IT departments’ war to keep their assets safe resembles one of those alien-fighting video games, where new assailants keep swarming the bunker and you have to carefully -- but quickly -- choose your weapon.  

But the number of threats, and the tools to combat them, are only part of IT departments’ problems. According to a Forrester Consulting study recently commissioned by IBM, 63% of companies have understaffed IT departments, and slightly more than half cannot find employees with the right skills to keep the intruders out. recently spoke with IBM Enterprise Security Executive Davis Puzas about that company’s view of the battle.

“There’s a new threat every single day,” Puzas said, adding that “it’s vastly different from just a few years ago.”

He noted that IT departments “used to be reactive” to threats, but now -- given the amount of data being communicated, the rapidly morphing kinds of threats, the widespread use of clouds and social media, and the number and kinds of devices being used -- they “have to be pro-active.”

Puzas pointed out that “you can’t just sit there and react -- you have to leapfrog in front of the threats.” CIOs are looking for a “better view” of their battleground, he said, and they are looking “to become more intelligent.”

Editor's Note: Read Next Generation Security, Protecting the Cloud and Mobile Devices


Mobile Security Experts ‘Just Not Available’

The Forrester study found that 68% of the surveyed 2400 North American and European enterprise decision makers had “little time for proactive and preventative projects due to existing responsibilities.”

Tools can help a company be pro-active, Puzas pointed out, but the intelligence arises from the people who implement them. “We find that many organizations are struggling to find the skills to take this on,” he said, and security professionals with the needed skills are now in heavy demand and “expensive to find, while budgets are tight.”

As one example, Puzas pointed to experts in mobile security, the most urgent battlefront for many IT departments. “They’re often just not available,” he said.

The Forrester study pointed out that “information security teams exist in an environment where ‘no’ is the wrong answer, yet the existing responsibilities absorb all of their time (68%) and new resources are hard to find (53%).” Given these conditions, the study said “consideration of security-as-a-service appears a clear and reasonable response.”


A 2011 report by Frost & Sullivan found similar evidence of the skills gap. It said that while half of its respondents reported having private clouds in place and 40 percent were using software-as-a-service, over 70 percent of professionals said new skills were needed to properly secure cloud-based technologies.

These kinds of stats, of course, represent continuing opportunities for IBM, given their strengths in security-oriented professional services and their managed services.

The Forrester report said that expectations for security-as-a-service include better quality control, faster delivery, very focused skills, delivery over a longer period of time and, of course, a lower cost.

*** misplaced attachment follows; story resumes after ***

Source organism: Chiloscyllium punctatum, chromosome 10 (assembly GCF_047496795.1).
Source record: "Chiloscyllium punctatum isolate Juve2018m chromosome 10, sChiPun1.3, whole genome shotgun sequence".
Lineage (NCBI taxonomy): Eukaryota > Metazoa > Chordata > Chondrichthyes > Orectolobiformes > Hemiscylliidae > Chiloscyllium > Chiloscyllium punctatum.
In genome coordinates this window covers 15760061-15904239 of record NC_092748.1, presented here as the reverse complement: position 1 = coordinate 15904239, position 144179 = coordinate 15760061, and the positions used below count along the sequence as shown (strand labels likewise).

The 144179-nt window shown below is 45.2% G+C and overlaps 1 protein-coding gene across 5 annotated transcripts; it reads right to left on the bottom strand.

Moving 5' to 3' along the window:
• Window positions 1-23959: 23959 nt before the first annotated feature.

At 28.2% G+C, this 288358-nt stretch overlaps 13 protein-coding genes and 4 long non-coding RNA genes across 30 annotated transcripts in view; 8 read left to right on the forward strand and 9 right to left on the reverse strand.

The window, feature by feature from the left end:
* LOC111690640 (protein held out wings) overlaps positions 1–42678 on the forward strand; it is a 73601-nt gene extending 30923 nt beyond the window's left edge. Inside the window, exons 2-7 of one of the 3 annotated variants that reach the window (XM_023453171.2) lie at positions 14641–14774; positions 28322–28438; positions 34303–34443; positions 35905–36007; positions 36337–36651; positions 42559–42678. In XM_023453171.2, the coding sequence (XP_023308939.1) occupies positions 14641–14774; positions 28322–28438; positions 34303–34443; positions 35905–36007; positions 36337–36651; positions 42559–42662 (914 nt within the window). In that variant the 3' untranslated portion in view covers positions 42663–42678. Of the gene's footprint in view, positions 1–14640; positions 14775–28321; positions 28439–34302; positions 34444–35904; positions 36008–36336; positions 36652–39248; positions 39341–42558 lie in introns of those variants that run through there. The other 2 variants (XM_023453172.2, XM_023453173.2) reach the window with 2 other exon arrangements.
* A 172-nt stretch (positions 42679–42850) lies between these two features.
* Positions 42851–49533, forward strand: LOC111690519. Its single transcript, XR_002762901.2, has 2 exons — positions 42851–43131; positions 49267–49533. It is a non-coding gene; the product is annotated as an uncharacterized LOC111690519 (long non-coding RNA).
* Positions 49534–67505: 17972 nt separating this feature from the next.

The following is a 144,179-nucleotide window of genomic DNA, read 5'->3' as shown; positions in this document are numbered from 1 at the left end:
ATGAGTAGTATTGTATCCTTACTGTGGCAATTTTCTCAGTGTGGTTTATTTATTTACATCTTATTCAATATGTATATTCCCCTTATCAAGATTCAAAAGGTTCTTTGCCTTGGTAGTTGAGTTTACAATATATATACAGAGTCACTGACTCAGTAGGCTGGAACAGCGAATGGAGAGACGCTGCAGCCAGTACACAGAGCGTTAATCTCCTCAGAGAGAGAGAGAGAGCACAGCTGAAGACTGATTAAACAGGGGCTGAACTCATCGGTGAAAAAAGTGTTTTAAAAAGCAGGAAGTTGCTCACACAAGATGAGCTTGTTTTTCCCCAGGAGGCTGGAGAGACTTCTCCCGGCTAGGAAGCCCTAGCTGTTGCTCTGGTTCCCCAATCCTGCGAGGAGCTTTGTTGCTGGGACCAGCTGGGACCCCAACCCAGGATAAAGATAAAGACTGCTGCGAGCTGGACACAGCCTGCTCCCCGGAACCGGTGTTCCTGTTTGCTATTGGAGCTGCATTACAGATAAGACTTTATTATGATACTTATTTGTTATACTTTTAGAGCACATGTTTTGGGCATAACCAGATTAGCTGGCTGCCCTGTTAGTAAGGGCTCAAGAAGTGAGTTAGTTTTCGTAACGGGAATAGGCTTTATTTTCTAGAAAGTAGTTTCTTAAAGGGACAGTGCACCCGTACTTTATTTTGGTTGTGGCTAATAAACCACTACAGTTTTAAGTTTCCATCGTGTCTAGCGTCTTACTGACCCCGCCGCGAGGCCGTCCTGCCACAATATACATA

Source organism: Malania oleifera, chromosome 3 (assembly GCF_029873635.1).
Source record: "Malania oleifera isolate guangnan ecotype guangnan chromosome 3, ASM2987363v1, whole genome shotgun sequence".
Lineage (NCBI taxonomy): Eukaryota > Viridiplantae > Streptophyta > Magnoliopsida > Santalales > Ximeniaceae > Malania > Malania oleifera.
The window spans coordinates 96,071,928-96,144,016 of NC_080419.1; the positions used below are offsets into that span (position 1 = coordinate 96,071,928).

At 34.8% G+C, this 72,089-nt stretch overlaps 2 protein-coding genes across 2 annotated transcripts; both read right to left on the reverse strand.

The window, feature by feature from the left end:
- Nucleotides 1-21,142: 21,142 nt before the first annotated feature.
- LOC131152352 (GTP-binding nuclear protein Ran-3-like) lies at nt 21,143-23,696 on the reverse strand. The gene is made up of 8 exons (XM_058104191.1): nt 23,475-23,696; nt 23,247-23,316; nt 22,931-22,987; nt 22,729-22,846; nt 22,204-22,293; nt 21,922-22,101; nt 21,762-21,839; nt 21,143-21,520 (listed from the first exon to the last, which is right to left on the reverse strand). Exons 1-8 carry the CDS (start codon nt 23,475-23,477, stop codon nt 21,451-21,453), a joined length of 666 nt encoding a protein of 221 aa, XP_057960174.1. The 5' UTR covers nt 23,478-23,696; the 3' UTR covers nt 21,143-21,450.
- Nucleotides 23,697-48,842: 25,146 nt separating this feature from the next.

Forrester defines security-as-a-service in broad terms -- a service that is hosted by a third party, billed on a pay-per-use model, or delivered based on multi-tenant architecture.

The research firm found that the most popular areas for security-as-a-service are email filtering, used by 42 percent of respondents, network firewall monitoring or management (33 percent), and web content filtering (31 percent). Vulnerability assessment, message archiving, host event log monitoring or management, and end point security were all in the 20 percent range, while identity and access management, regulatory compliance, application security, and distributed denial of service protection were in the teens.

‘More with Less’

But security-as-a-service has its own issues. Forty-six percent of the respondents in the Forrester study said that the expected workload reduction was not realized from outside services, and 43 percent said that “significant customization was required.” Forty-one percent said that vendors did not meet their service level agreements.

Other issues, reported by about a third or more of respondents, included complaints that escalated alerts were not accurate or detailed enough to allow proactive response, the expense of the service outweighed its value, the output was incompatible with key systems, coverage was incomplete, performance or supplied filters were inadequate, or reporting and metrics were unsuitable.

A key driver of the demand for outside services has been the “more with less” mantra that IT departments have had drilled into them throughout the era of rising threats and lowered budgets. But even when budgets return to normal, IBM’s Puzas said there will still be “a need for consulting services” to satisfy IT departments’ security needs, because of a combination of trends that are only increasing.

‘Sheer Sophistication’ of Attacks

These trends include the boom in the use of massive amounts of data, the proliferation of devices and device types, access and use of email and social media, and what Puzas called “the sheer sophistication” of each new wave of attacks.

To maintain security in all of these areas, but especially the last one, Puzas said that it takes “a tremendous amount of research to keep clients ahead of the threats” -- another reason, he said, that outside consulting services will continue to be in demand.

Those consulting services, such as IBM’s, compete with IT departments for the best talent, driving up prices and diminishing the HR pool. To help seed the pond, IBM is supporting a CyberSecurity Innovation Program at a variety of universities, which provides assistance in building security-related curricula.

Title image courtesy of DM7 (Shutterstock)